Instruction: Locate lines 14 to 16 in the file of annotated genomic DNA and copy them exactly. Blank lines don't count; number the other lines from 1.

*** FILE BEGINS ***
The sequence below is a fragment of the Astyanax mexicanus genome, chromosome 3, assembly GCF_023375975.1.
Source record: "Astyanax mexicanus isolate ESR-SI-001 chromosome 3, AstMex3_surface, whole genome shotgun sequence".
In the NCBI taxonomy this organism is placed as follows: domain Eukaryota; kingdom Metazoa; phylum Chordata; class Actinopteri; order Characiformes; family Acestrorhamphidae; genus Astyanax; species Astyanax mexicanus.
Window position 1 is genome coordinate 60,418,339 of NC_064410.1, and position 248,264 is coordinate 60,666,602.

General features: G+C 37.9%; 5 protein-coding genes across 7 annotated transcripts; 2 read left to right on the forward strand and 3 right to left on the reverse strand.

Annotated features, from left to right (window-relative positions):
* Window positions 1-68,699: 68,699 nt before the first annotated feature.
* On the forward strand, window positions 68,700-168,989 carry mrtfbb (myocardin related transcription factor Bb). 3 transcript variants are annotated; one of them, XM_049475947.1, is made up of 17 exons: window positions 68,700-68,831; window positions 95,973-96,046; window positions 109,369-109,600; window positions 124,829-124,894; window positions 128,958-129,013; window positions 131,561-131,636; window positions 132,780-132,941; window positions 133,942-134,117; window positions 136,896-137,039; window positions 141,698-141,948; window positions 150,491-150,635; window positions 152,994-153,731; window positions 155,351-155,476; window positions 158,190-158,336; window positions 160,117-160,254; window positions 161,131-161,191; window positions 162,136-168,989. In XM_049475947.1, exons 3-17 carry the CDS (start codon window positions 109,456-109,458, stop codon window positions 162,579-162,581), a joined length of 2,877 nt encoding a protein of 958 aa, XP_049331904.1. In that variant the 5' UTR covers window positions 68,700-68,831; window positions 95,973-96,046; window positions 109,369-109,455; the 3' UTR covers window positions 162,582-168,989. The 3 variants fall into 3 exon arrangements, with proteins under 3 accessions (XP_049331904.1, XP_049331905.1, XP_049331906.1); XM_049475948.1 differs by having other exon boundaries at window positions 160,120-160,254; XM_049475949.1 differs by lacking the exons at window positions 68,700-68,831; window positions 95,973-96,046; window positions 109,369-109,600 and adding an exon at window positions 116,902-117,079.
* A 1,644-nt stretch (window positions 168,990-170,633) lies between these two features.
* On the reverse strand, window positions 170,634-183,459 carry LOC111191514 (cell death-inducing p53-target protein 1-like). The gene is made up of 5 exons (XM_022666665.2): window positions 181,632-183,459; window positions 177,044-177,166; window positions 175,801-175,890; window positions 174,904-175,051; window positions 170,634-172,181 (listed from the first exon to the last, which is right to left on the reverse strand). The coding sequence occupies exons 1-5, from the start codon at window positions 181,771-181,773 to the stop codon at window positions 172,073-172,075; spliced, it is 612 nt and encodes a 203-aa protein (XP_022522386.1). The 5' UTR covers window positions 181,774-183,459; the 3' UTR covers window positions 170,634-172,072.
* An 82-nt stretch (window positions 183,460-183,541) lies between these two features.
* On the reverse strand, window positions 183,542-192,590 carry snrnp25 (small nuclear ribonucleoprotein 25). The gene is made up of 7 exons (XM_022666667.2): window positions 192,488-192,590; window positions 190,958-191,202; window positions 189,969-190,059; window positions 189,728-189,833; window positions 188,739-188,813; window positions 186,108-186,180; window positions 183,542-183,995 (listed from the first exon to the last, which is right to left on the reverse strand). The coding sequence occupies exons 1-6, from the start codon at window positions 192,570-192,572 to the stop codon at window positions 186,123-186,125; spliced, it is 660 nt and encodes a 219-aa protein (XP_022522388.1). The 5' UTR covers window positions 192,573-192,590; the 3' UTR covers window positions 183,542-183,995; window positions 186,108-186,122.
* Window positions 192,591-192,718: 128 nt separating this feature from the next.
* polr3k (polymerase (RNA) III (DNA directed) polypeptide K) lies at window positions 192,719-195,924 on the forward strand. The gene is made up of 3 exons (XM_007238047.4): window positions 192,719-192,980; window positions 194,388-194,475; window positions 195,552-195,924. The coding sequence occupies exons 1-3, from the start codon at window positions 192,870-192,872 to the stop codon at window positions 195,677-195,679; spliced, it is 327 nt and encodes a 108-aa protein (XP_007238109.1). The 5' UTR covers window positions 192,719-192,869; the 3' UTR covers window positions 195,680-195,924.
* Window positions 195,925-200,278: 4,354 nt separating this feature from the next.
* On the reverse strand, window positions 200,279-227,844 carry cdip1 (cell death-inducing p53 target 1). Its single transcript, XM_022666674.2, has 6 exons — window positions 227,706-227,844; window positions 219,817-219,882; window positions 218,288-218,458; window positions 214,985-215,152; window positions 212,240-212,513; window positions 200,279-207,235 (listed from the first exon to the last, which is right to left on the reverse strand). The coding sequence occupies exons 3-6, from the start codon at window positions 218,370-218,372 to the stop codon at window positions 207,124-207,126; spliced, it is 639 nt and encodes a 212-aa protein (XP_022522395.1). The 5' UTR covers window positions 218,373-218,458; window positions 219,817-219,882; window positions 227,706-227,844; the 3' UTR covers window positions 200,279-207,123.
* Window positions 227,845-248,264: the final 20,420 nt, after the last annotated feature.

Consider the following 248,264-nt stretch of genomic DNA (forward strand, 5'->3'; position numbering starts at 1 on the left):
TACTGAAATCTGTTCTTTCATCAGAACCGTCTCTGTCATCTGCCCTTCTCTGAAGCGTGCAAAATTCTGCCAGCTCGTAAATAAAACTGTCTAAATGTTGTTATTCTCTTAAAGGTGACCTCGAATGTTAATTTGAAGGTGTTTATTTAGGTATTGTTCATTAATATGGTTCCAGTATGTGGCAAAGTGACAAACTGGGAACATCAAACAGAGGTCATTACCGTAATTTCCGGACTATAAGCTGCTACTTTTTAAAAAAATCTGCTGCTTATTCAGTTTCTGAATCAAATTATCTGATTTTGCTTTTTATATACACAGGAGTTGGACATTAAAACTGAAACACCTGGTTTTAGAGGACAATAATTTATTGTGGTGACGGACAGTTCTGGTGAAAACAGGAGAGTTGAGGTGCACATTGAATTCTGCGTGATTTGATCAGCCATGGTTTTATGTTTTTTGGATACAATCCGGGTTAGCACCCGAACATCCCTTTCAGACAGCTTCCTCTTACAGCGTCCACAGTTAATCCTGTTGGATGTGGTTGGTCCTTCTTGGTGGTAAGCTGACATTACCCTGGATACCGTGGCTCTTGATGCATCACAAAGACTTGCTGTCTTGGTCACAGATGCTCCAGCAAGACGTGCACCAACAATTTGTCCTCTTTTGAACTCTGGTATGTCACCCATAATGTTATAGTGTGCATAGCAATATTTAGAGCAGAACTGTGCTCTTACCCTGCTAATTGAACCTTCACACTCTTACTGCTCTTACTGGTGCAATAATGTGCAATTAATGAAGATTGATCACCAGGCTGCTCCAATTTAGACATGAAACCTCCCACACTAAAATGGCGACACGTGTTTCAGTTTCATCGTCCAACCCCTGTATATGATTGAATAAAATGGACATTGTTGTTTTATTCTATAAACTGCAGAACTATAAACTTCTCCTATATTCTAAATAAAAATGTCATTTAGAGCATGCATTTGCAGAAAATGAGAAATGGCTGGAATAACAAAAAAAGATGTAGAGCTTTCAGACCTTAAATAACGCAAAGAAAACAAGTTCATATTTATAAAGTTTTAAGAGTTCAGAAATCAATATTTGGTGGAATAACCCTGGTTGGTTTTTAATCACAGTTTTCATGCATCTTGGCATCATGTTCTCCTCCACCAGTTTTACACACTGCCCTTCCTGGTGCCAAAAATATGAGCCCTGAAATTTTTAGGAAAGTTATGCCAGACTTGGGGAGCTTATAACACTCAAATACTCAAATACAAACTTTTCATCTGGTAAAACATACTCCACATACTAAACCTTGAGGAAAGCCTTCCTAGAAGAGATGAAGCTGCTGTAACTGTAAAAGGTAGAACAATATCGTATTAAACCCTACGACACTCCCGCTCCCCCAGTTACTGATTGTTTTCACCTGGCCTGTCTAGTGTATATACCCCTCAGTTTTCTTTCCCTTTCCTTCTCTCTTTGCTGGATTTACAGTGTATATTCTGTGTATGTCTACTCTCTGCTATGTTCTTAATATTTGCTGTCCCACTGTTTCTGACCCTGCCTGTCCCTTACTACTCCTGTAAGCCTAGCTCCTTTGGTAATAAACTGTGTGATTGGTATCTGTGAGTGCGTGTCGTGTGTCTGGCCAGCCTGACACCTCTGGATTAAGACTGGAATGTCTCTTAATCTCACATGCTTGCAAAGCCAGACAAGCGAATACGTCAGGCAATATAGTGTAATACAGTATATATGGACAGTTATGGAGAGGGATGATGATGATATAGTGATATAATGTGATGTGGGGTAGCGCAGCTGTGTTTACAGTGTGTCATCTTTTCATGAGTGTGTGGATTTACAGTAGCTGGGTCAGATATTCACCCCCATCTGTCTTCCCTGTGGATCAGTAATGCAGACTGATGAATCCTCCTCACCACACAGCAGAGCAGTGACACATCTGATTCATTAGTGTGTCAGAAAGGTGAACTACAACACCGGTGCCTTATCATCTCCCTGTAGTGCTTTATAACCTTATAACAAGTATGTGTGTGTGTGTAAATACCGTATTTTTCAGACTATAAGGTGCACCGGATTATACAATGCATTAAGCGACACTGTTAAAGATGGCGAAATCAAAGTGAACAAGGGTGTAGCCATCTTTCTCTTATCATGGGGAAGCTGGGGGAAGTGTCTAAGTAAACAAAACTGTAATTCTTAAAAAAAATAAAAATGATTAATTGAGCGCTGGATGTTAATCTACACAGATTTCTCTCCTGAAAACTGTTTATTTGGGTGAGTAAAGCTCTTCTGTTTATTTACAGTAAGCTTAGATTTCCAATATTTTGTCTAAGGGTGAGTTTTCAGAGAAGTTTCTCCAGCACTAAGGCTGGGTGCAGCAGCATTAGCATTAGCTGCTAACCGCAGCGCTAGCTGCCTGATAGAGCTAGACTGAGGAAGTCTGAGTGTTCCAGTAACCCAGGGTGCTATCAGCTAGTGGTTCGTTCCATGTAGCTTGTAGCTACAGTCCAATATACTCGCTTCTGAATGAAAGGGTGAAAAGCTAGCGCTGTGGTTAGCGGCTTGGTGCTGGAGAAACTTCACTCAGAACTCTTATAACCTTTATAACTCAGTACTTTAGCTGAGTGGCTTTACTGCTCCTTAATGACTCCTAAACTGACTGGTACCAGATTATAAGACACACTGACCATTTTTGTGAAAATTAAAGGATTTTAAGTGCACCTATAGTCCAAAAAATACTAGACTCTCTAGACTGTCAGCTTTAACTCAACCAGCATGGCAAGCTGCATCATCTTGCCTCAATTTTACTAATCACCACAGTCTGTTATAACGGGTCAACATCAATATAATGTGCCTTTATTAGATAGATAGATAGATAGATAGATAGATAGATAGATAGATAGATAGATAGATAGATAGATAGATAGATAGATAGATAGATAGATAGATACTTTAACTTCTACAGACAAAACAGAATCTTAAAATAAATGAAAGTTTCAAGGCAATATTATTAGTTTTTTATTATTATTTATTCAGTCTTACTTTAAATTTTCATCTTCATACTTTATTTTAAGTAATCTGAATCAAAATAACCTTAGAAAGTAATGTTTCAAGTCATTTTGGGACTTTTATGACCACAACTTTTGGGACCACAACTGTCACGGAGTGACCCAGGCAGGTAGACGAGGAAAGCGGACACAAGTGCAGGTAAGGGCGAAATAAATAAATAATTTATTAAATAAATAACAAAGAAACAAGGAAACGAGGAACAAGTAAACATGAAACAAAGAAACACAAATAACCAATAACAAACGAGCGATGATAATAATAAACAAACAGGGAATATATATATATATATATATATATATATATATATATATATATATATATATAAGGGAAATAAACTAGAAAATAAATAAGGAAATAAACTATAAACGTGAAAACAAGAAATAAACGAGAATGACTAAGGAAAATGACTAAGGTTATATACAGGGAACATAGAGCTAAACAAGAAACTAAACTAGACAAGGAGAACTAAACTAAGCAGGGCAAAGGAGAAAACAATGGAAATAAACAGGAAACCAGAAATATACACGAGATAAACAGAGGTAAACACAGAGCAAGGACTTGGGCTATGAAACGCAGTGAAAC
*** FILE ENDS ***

* polr3k (polymerase (RNA) III (DNA directed) polypeptide K) lies at window positions 192,719-195,924 on the forward strand. The gene is made up of 3 exons (XM_007238047.4): window positions 192,719-192,980; window positions 194,388-194,475; window positions 195,552-195,924. The coding sequence occupies exons 1-3, from the start codon at window positions 192,870-192,872 to the stop codon at window positions 195,677-195,679; spliced, it is 327 nt and encodes a 108-aa protein (XP_007238109.1). The 5' UTR covers window positions 192,719-192,869; the 3' UTR covers window positions 195,680-195,924.
* Window positions 195,925-200,278: 4,354 nt separating this feature from the next.
* On the reverse strand, window positions 200,279-227,844 carry cdip1 (cell death-inducing p53 target 1). Its single transcript, XM_022666674.2, has 6 exons — window positions 227,706-227,844; window positions 219,817-219,882; window positions 218,288-218,458; window positions 214,985-215,152; window positions 212,240-212,513; window positions 200,279-207,235 (listed from the first exon to the last, which is right to left on the reverse strand). The coding sequence occupies exons 3-6, from the start codon at window positions 218,370-218,372 to the stop codon at window positions 207,124-207,126; spliced, it is 639 nt and encodes a 212-aa protein (XP_022522395.1). The 5' UTR covers window positions 218,373-218,458; window positions 219,817-219,882; window positions 227,706-227,844; the 3' UTR covers window positions 200,279-207,123.